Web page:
However, you’re getting too demanding.  I can’t be with you every minute of every day.  Last night, I dreamed about the students you’ve currently asked me to handle, and this isn’t the first time that you’ve invaded my sleep after I’ve worked for you all day.  I don’t love you like that.  I’m tired of you following me home at nights and on the weekends, and I’m really beginning to need some space to do other things. 

I’d like to try writing a book or maybe just a magazine article.  I’d like to take some classes on topics unrelated to you.  I’d like to repaint my laundry cabinets.  I’d like to read a book for fun without feeling guilty about not grading the constantly-regenerating pile of essays sitting on my desk.  Heck, right now I’d settle for the time to cook a meal that involves more than just a grilled cheese sandwich.

But you consume my time and energy.  You’re sort of a medieval lord, and I’m your serf, getting my basic needs met, but being kept at home by your demands so that I don’t get the idea that there might be something more to life than correcting spelling and reflecting on administrative goal statements.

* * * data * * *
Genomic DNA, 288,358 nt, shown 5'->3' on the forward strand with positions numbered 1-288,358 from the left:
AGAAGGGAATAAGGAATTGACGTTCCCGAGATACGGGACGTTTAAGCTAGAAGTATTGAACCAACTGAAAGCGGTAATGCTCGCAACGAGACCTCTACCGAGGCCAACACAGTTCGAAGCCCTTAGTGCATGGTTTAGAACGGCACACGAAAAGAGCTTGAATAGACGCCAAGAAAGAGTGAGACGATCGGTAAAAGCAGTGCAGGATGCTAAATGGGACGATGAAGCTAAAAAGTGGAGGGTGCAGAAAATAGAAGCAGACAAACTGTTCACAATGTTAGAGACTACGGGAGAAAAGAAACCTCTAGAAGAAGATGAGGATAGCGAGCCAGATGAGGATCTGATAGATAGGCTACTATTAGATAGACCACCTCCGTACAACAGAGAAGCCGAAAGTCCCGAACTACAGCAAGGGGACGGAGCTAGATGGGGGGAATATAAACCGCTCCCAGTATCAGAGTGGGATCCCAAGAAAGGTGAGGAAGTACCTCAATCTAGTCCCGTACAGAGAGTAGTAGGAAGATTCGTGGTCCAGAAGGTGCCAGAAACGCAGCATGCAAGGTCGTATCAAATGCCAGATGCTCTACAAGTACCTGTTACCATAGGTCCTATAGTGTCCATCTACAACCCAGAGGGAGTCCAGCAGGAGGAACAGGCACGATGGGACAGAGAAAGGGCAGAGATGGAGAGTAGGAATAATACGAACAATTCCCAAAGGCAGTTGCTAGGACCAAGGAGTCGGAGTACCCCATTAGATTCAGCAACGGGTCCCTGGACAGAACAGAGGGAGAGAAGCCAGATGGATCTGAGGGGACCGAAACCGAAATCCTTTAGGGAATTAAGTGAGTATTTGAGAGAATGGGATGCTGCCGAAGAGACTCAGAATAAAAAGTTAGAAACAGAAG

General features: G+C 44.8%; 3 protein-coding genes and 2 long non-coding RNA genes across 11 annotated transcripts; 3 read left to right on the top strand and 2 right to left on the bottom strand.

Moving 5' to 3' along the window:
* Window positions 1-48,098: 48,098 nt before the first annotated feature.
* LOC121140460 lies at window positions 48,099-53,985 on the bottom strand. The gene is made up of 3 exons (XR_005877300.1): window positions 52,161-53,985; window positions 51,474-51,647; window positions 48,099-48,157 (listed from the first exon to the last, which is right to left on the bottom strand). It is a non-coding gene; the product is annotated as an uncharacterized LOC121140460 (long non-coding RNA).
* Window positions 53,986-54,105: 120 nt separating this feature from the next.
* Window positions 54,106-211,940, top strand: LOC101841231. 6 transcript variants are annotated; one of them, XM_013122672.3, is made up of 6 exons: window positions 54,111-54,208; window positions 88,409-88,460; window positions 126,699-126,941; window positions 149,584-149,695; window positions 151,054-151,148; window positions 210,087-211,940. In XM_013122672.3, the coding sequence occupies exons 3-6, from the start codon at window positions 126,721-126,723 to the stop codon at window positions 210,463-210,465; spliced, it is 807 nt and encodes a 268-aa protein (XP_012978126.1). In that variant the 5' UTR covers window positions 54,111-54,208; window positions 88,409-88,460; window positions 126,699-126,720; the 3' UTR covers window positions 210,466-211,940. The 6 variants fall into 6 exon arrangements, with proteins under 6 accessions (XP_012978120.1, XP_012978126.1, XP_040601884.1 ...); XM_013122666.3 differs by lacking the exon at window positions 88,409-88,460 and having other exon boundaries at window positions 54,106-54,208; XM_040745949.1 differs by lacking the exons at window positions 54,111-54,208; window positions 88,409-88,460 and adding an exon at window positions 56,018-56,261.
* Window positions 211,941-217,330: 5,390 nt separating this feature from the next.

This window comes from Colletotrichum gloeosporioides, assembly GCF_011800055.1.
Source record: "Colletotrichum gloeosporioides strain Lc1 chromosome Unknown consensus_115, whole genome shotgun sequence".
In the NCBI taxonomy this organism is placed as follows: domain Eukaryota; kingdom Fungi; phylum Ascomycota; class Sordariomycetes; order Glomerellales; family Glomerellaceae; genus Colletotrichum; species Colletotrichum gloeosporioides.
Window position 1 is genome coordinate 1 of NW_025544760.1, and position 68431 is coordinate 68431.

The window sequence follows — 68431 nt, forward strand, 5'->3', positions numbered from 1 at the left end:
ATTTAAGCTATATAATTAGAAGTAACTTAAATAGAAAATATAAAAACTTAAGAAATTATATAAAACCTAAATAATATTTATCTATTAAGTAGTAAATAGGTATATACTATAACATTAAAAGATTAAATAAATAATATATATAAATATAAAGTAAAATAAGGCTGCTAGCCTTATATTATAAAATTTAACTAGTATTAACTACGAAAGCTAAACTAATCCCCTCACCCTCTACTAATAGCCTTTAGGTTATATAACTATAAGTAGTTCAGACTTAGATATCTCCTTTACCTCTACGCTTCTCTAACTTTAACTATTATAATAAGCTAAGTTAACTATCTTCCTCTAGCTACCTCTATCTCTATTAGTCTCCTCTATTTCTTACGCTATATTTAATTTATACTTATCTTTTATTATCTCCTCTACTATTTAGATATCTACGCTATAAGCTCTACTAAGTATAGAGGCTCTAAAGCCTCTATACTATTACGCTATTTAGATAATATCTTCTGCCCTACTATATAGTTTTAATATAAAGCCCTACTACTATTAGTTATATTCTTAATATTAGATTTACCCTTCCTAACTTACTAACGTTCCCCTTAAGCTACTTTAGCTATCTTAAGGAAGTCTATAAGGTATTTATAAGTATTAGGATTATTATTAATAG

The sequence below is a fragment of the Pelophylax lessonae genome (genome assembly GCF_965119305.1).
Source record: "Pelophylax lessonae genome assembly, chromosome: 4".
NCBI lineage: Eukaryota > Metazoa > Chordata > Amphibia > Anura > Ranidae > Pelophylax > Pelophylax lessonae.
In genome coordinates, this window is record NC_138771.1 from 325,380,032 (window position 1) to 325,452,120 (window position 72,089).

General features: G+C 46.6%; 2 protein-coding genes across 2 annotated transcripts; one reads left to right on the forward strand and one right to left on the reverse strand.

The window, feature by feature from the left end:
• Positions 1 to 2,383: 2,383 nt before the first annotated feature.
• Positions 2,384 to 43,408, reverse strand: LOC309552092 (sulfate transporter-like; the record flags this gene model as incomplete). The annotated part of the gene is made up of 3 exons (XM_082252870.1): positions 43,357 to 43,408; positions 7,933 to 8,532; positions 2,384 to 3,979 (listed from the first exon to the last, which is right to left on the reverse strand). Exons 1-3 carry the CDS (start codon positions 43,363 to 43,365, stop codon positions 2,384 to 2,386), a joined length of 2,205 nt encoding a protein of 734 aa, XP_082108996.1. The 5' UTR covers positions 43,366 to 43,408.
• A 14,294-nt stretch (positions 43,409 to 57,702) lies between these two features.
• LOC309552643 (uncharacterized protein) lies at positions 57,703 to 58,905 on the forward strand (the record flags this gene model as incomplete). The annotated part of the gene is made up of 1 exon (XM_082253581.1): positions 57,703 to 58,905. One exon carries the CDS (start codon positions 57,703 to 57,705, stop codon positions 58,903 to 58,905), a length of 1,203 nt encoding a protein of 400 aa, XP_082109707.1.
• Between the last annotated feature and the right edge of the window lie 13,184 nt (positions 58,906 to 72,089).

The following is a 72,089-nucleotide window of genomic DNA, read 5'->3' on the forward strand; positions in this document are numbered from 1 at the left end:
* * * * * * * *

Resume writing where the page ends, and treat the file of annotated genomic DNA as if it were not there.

We’ve been together for ten years.  I think it’s time you let up a little.

And just so you know, the economy won’t always be like this.  Your stability won’t always be this great a draw.  And I’m an English teacher.  I write a killer resume.

Just so you know.

Ice, Ice Baby

January 14, 2009 at 5:47 AM | Posted in Another Day Another Dollar | Leave a comment
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There is no school today!  Too icy!  Woo-hoo!

I love school cancellation days.  I glory in them!  I dance upon the couch!  I remember singing the praises of a canceled day to another adult once who was horrified that a teacher would be so pleased by a day without those children.  You know, because teachers do it for the love, right?  Aren’t the students my reason for being?  My inspiration?  The joys of my life?  The very meaning for my soul?

Well, no.  Not really.  I teach middle school.  Those children are 12 and 13.  Ick.

Seriously, where did the idea that teachers are sainted people who adore their jobs?  I mean, I wouldn’t show up if I weren’t getting paid, and I definitely appreciate the days where I don’t have to show up.  And in total seriousness, the attitude that teachers live to teach harms my salary potential.  Why should my school district worry about paying me a competitive wage if they’ve got me on heart anyway?

But none of that matters today BECAUSE THERE IS NO SCHOOL!

I’d go back to bed, but I’ve got next week’s lesson plans to write…